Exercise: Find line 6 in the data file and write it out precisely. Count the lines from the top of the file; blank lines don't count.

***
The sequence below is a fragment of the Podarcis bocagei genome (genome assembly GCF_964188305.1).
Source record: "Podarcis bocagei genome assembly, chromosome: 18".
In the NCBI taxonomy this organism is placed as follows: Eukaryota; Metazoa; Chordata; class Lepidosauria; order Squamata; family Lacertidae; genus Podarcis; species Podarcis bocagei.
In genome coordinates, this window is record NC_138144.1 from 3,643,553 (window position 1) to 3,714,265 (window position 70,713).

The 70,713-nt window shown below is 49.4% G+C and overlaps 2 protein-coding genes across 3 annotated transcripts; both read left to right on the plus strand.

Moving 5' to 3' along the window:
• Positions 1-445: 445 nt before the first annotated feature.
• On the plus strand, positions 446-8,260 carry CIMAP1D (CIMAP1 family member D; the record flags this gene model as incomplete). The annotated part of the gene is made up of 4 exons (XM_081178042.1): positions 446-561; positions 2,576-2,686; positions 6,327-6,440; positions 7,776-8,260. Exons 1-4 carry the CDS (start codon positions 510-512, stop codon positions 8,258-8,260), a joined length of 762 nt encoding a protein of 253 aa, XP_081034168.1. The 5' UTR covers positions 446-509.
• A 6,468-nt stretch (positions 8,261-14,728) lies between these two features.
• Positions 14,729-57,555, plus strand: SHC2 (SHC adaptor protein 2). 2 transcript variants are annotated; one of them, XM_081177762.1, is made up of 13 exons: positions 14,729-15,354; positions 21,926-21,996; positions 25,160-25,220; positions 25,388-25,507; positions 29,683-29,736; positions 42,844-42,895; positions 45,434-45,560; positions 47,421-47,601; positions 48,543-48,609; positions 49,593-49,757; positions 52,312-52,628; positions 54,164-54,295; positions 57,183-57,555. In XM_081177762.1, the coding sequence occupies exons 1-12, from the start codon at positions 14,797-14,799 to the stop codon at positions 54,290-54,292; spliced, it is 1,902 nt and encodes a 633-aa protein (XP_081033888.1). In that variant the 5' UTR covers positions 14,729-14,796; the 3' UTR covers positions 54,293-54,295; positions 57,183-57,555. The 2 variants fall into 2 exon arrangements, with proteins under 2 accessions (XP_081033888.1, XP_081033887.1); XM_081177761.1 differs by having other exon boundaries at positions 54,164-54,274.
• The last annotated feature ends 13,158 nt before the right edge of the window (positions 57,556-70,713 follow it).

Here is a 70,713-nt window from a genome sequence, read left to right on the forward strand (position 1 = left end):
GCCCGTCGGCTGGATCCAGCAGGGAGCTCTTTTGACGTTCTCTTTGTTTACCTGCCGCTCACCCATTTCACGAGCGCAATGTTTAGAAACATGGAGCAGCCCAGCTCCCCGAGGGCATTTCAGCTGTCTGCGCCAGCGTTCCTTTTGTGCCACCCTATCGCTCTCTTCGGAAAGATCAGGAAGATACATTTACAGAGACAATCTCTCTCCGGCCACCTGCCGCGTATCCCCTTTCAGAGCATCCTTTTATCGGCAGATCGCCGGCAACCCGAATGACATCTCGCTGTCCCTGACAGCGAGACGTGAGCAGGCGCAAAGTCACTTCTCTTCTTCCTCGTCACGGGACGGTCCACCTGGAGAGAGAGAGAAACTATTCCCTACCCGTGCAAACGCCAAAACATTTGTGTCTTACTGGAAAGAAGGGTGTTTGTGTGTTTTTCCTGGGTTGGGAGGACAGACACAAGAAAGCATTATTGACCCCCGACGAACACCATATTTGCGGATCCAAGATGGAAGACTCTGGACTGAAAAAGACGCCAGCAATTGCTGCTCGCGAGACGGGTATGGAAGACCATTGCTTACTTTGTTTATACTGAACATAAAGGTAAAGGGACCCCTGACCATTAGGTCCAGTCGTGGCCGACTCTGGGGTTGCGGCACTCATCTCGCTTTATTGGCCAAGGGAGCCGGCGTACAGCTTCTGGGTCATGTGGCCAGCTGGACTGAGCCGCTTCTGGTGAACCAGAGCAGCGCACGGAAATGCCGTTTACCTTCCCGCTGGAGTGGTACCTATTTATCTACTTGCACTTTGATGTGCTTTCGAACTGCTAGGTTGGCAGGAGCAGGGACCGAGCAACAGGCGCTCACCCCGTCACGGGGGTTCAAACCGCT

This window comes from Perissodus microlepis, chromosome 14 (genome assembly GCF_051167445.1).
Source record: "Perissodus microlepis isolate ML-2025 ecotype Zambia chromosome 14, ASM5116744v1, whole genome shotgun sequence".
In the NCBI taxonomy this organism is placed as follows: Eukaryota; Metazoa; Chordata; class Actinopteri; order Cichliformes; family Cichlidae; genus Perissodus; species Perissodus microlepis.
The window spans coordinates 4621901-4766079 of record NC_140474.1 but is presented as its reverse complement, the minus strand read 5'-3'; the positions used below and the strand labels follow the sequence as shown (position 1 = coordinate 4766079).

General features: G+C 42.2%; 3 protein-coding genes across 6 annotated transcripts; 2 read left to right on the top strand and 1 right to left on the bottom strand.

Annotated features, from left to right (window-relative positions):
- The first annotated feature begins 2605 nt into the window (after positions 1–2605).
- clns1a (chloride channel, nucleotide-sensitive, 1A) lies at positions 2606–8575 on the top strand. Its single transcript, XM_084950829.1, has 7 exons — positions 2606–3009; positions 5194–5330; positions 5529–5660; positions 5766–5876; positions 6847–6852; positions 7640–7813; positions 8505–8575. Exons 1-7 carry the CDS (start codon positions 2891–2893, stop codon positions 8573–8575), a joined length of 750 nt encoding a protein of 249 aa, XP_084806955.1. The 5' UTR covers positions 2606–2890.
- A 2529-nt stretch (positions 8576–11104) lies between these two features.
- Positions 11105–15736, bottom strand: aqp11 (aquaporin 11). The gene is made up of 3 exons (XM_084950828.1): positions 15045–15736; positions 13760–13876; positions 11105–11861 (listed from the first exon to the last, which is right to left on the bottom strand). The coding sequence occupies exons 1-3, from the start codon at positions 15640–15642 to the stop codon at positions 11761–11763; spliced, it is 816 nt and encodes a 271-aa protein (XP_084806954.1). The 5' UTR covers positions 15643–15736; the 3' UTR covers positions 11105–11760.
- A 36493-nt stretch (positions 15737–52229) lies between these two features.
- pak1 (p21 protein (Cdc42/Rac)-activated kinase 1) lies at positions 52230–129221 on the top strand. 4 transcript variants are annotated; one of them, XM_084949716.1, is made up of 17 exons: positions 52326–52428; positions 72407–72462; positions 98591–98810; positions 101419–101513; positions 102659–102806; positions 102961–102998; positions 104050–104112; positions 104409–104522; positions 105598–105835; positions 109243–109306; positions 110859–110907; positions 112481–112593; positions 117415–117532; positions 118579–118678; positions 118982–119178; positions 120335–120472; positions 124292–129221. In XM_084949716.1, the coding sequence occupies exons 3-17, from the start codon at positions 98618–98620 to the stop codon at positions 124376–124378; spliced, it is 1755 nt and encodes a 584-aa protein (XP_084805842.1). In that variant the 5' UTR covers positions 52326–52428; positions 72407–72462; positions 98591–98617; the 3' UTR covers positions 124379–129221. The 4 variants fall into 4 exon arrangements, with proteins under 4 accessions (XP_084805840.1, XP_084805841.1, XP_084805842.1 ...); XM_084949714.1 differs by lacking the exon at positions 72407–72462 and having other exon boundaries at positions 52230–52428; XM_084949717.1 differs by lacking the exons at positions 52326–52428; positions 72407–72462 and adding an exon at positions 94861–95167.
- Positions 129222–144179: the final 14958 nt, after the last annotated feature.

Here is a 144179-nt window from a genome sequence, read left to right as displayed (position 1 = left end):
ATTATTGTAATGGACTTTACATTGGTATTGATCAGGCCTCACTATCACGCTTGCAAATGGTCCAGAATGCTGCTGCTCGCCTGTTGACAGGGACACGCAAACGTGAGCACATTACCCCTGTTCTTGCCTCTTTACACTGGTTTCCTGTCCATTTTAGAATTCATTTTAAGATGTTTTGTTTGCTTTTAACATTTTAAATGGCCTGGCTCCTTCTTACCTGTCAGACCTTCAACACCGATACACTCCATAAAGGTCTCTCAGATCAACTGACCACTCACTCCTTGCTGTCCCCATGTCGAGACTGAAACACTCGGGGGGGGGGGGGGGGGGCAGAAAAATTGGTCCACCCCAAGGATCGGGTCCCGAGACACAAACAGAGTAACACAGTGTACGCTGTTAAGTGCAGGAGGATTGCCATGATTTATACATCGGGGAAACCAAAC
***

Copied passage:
Moving 5' to 3' along the window: